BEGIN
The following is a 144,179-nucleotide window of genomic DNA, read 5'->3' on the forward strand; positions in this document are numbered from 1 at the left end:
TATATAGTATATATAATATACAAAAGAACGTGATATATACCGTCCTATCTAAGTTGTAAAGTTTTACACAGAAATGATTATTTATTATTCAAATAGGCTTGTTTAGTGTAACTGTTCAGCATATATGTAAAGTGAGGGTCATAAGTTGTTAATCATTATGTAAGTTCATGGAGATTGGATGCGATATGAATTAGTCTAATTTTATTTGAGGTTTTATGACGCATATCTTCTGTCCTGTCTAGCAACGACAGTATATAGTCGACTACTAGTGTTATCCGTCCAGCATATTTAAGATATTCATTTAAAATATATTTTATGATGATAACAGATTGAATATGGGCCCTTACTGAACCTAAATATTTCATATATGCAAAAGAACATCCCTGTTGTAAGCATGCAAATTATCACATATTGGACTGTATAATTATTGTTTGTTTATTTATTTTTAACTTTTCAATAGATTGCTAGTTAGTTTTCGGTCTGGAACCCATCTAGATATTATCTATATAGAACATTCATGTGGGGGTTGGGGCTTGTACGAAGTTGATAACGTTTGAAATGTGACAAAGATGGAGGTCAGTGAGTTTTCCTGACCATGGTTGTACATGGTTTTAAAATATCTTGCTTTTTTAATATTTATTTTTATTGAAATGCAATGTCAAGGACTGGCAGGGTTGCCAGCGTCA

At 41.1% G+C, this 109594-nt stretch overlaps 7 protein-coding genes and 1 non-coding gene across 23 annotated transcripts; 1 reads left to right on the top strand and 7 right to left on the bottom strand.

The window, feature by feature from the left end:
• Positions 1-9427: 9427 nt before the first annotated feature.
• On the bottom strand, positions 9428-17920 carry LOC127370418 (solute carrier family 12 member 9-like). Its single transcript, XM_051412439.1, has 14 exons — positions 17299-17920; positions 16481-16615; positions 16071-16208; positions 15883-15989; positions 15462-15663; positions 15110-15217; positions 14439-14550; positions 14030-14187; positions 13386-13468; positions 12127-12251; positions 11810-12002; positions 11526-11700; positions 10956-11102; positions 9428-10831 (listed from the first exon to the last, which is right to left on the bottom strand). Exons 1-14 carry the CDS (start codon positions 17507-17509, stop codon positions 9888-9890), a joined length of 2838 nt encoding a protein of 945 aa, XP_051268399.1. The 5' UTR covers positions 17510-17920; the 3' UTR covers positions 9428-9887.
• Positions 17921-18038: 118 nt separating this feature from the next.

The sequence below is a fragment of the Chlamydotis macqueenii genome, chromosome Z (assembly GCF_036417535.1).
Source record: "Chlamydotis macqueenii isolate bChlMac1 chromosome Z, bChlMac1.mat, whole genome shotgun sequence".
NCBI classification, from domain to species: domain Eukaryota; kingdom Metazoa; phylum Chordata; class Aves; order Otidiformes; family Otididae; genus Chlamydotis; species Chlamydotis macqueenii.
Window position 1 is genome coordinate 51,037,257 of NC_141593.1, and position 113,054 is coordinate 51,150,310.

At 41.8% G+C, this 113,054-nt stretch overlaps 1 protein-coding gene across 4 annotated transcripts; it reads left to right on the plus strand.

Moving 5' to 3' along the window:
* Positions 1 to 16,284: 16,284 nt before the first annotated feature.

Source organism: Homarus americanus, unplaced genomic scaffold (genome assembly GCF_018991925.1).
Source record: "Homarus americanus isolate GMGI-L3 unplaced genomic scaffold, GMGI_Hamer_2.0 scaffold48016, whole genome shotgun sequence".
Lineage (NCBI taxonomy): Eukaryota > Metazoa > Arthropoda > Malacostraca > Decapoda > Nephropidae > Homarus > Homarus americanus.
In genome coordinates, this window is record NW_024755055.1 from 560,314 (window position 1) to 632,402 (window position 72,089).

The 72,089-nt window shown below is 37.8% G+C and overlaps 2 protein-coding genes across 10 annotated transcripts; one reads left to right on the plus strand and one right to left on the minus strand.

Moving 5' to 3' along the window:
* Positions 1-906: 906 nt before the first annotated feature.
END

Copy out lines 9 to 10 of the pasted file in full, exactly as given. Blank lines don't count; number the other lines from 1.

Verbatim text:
Source record: "Chlamydotis macqueenii isolate bChlMac1 chromosome Z, bChlMac1.mat, whole genome shotgun sequence".
NCBI classification, from domain to species: domain Eukaryota; kingdom Metazoa; phylum Chordata; class Aves; order Otidiformes; family Otididae; genus Chlamydotis; species Chlamydotis macqueenii.